• And the most important, stop trying to taper by feel. A week before the race, my legs were trashed, and though I was good to go by raceday and my fitness was phenomenal, I was not nearly rested enough to peak.
Things that just hurt:
  • The pain of swimming with tightly suctioned goggles for over an hour.
  • The pain of swimming for over an hour.
  • Wearing a speedsuit that is so tight it actually cuts into your chest.
  • Biking alone for hours into a headwind.
  • Running barefoot on pavement in transition that is so hot, it literally burns your feet.
  • Running 26.2 miles on burned feet in wet, heavy, soggy socks and shoes.
  • Running 26.2 miles on legs with a bit too much pre-race fatigue.
Things that went right:
  • Swim position: I lined up on the far left, about 5 rows deep and had clean water the entire way.
  • Bike setup: Flo wheels with disc cover, an Evo Corsa rear tire, GP4000S front tire, latex tubes, TriRig Omega brake and Wingspan helmet worked beautifully! With the majority of the roads being smooth, 184W average yielded 22.5mph on a windy day.
  • Mental Toughness: Running from aid station to aid station, just barely making it before you collapse is no way to run for 20+ miles, but it can be done!
  • Gameplan: After a slow swim, I decided to relax and enjoy the day as much as possible (and I did really enjoy the first half of the bike!).
And finally my Hydration/Nutrition Strategy, the single most important reason for my success. I went completely by feel, listened to my body, and never stopped drinking. It was near perfect. I started the bike and ended the bike with the first and last 10 miles or so being almost exclusively water with one gel tossed in. In between, I drank a progressively stronger mix of the on-course perform, with a gel tossed in occasionally when I felt it necessary. When my stomach felt in need of solid food, I ate a piece of the Lara Bar I cut into thirds. Of course, I had to pee about 4 times in the first 2/3 of the bike, however, this was absolutely necessary for staying hydrated. On the run, I went with mostly water until my stomach distress from all the Perform on the bike blew out. I listened to my body, and if I still had some discomfort from taking a gel a couple miles back, I took Perform and Coke instead. If I felt discomfort from those, I took a gel and water. It was almost too easy. Coming into each aid station, I grabbed what was most appetizing along with ice and additional water to keep cool and kept moving. My heart rate never budged until the last few miles. I stayed cool, hydrated and fueled and it paved the way to success on what would otherwise have been a bad day.

Saturday, May 18, 2013

Ironman: The Toughest and Most Rewarding Event I've Done

It all started with the Friday before the race. Not immediately before, but a week before. I hit a wall. I couldn't make it through a simple recovery workout. I could barely hold 8:30/mi pace. Even fatigued, I still had no problem running sub 7:30 pace with ease until this point. I had gone too hard. In my quest for every last bit of fitness, I had upped the intensity with my decreased volume during taper. Only, I upped it too much and did not included enough rest. I was in serious trouble for my first Ironman.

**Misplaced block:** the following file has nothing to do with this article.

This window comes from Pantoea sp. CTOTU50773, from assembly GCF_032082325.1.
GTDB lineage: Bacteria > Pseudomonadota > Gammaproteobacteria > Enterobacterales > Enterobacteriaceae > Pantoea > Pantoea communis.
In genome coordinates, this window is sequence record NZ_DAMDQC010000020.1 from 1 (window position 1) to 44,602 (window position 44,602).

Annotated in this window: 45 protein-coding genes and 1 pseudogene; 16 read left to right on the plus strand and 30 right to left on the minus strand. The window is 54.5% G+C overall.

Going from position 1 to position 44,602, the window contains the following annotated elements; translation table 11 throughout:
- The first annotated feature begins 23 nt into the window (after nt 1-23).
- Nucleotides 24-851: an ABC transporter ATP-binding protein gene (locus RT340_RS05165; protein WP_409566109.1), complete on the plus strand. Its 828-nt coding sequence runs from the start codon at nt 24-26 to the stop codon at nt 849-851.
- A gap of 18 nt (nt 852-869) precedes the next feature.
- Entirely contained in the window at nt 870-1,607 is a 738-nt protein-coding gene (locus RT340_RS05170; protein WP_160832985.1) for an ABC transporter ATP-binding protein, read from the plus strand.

Come raceday though, I was ready to rock. The day before I had felt good for the first time. Fitness was excellent, and I had enough rest to race. I would need another week of rest to actually hit form. However, with good fitness, racing fast with a good bit of fatigue is possible. It just hurts a lot more. And boy did it ever hurt...

The morning of raceday started just fine with a breakfast of oatmeal, a banana, chocolate muffin, yogurt, green tea, some electrolyte drink, and a Lara bar. I was getting transition ready, however, and realized they were closing it 15' before what I thought I had seen posted. Uh oh. A mad rush ensued, and I barely got the tires aired up and everything together in time. Upon getting back to the car to drive to swim start, I realized I still had my run visor and my electrolyte pills. This was not good. There was nothing I could do to add them now.

For the start I decided the inside (left) was the best position. It required treading water for 10 minutes before hand, but it was perfect. I started about 5 rows back (at the true swim start line) and had clean water for the entire swim. Occasionally of course someone tried (or did) swim over or across me or two people converged to sandwhich me, but all of that is part of open water swimming (what makes it fun). None of the turns were all that crowded where I was and several times large gaps opened in front of me making it difficult to keep a decent draft. However, because of the seemingly lack of people around me, I though I might be swimming well enough to post a decent time. Unfortunately, this was not the case and I should have known as I struggled to keep my cadence high for most of it and I could tell that I was having trouble keeping my body position as well.

Even with the swim being slower for most than normal, I was slow for me. Very slow. I posted a 1:10, 5' off my slowest estimate from my swim training in Florida. However, a week off swimming during travel had devastated my swim speed and I should have known that it would not magically reappear.

This turned out to be a good thing though, as I threw out my Kona aspirations, and changed the game plan to simply finishing and enjoying the experience. After spending seemingly forever in transition trying to figure out how to quickly put on bike shoes and then having to take them off because I still had my speedsuit on, I was on the bike and ready to roll.